Getting precarity back on the agenda


 Policy article by Dr Yolana Pringle, Head of Policy and Advocacy

Contract on table with pen and glasses case

We welcome the report released by the University and College Union (UCU) this morning and echo the call to improve the level of support for researchers facing precarity. 

Insecure employment for research staff appears to be endemic. While the sector is concerned with shifting the dial on many aspects of research culture, there has been little change in the number of research staff on fixed-term contracts in the past 10 years (currently 67%). What is interesting about this report is that it highlights the wide variety of practice between institutions across the UK, and considerable effort by staff at some institutions at an individual and department level, suggesting that there is much to learn from others.

The report synthesises the findings of Freedom of Information requests from 98 UK higher education institutions. The aim of the FOIs was to build a league table of the level of support provided to staff on insecure contracts. On this, the findings are less than ideal. The highest score was only 64, and only 8 institutions scored over 50 points. While most institutions scored highly in at least one category, none did well across the board. There was also no obvious correlation between the type of institution and what they are doing to tackle insecure employment. 

Delving into the detail, practices around employment for research staff look quite different, even within institutions. The majority of respondents reported that they use a mix of contract types for research staff, or have no standard contract (85%. While many opt for fixed-term contracts, some institutions have also made a decision to replace these with (arguable just as insecure) open-ended but limited by funding contracts.

The majority of respondents paid only statutory redundancy pay to research staff at the end of a fixed-term contract. 59% of respondents reported offering some form of bridging funding, but in most cases this was done on a case-by-case basis, and usually where future funding was already, or likely to be secured. Only the University of Manchester offered an enhanced paid notice period to research only staff on fixed-term contracts.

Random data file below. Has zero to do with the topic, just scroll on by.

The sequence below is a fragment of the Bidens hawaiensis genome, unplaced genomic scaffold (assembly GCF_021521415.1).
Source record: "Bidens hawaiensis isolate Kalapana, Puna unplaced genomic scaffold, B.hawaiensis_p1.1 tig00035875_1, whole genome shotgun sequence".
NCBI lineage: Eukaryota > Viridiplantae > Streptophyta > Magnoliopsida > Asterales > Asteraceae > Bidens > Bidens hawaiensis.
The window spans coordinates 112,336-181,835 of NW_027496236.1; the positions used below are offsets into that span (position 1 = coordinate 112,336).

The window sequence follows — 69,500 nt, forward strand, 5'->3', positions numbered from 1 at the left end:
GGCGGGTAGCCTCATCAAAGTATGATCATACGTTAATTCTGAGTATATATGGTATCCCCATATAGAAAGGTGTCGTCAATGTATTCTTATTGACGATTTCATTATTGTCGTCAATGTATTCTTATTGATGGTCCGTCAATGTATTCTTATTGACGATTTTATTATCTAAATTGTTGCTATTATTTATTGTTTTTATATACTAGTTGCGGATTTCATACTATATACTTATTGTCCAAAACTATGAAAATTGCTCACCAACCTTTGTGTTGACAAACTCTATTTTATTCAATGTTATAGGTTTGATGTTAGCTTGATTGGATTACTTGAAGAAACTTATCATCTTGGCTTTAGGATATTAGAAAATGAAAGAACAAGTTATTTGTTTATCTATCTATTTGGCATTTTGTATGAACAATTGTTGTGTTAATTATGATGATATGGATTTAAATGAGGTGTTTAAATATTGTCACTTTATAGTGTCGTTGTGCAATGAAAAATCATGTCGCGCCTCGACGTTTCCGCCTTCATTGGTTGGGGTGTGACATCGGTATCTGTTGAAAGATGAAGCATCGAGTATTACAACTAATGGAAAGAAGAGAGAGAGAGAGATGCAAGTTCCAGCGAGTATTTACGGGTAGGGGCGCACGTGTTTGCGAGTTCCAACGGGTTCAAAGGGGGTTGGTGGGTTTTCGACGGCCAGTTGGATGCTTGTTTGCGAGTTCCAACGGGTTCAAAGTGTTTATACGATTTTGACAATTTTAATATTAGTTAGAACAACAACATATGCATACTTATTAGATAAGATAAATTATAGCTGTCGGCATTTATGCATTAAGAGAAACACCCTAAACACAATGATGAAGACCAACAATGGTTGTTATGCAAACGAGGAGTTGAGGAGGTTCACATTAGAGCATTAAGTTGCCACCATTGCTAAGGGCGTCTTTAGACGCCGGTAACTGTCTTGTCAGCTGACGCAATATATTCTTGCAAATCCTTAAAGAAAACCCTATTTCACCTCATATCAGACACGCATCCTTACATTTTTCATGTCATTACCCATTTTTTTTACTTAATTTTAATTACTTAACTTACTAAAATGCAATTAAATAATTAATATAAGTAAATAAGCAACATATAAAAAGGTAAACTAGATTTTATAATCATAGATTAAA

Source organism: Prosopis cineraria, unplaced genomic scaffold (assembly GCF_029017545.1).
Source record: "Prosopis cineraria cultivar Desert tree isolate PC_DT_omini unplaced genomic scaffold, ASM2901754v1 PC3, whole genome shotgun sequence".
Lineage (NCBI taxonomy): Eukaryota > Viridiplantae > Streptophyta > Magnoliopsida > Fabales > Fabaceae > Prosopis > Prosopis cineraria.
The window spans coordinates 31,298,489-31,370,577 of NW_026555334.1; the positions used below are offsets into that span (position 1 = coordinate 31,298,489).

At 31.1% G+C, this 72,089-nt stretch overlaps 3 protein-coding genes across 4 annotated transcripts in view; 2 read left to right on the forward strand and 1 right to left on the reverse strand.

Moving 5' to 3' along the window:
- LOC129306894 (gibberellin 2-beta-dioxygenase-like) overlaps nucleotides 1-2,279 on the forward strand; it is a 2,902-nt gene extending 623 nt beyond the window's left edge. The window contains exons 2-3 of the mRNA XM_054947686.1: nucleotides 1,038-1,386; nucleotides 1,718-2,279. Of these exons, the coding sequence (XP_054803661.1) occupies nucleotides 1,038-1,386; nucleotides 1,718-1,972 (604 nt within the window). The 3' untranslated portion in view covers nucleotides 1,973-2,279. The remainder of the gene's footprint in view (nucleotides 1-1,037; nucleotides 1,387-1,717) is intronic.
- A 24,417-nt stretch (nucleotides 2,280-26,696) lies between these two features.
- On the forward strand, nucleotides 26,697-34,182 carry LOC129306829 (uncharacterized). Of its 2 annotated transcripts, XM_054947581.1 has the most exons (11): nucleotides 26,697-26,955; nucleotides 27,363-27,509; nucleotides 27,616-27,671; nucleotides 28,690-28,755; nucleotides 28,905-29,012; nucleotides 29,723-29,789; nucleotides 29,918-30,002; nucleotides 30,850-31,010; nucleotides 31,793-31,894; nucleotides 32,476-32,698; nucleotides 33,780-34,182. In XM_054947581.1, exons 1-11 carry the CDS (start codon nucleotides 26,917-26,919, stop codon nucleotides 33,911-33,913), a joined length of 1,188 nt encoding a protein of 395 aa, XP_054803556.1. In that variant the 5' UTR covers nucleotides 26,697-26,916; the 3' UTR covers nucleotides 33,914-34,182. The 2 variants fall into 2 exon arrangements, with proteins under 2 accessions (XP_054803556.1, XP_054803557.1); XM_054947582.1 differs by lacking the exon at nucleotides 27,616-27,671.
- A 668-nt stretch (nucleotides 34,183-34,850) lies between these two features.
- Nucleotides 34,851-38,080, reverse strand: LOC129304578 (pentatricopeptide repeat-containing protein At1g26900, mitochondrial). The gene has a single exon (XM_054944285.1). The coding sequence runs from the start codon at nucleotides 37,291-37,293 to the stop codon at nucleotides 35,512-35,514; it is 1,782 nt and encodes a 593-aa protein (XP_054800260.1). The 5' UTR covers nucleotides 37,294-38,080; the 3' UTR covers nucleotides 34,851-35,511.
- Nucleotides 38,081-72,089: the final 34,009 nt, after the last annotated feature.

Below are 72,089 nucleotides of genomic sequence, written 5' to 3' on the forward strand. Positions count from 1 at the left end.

Despite the largely negative tone of the report, there are also positive notes that indicate the considerable effort of staff at many institutions to support researchers on fixed-term contracts. Over a quarter of institutions (26%) responded that in the last 24 months 60% of researchers coming to the end of their fixed-term contract or project have been successfully redeployed or had their contract extended. This rises to over a third (38%) for institutions able to provide a response for that question. Clearly, much time and effort has gone into making this happen.

The report also signals a need for more robust data collection on redeployment within institutions. While 90% of respondents reported that they offered some form of redeployment, just under 30% of institutions were unable to answer a question on what percentage had been successfully redeployed in the last 24 months. As the report notes: ‘if you are not measuring this, how do you know how successful your measures are?’

Vitae members will know that the obligations under the Employment principle of the Concordat to Support the Career Development of Researchers remain some of the most challenging for institutions. The obligation on employers to ‘Seek to improve job security for researchers, for example through more effective redeployment processes and greater use of open-ended contracts’, in particular, has not received the same level of action as others. This raises questions about what needs to be done at a sector level around or beyond the Concordat. Indeed, while all but 10 respondents were signatories to the Concordat, there is no clear correlation between being a signatory and the level of support on job security.

We support UCU’s call for a more sustainable model for research in UK higher education, and read their suggestions with interest. While this will need change at a systemic level, there is still much that higher education institutions can learn from each other. On that, this report is a useful starting point.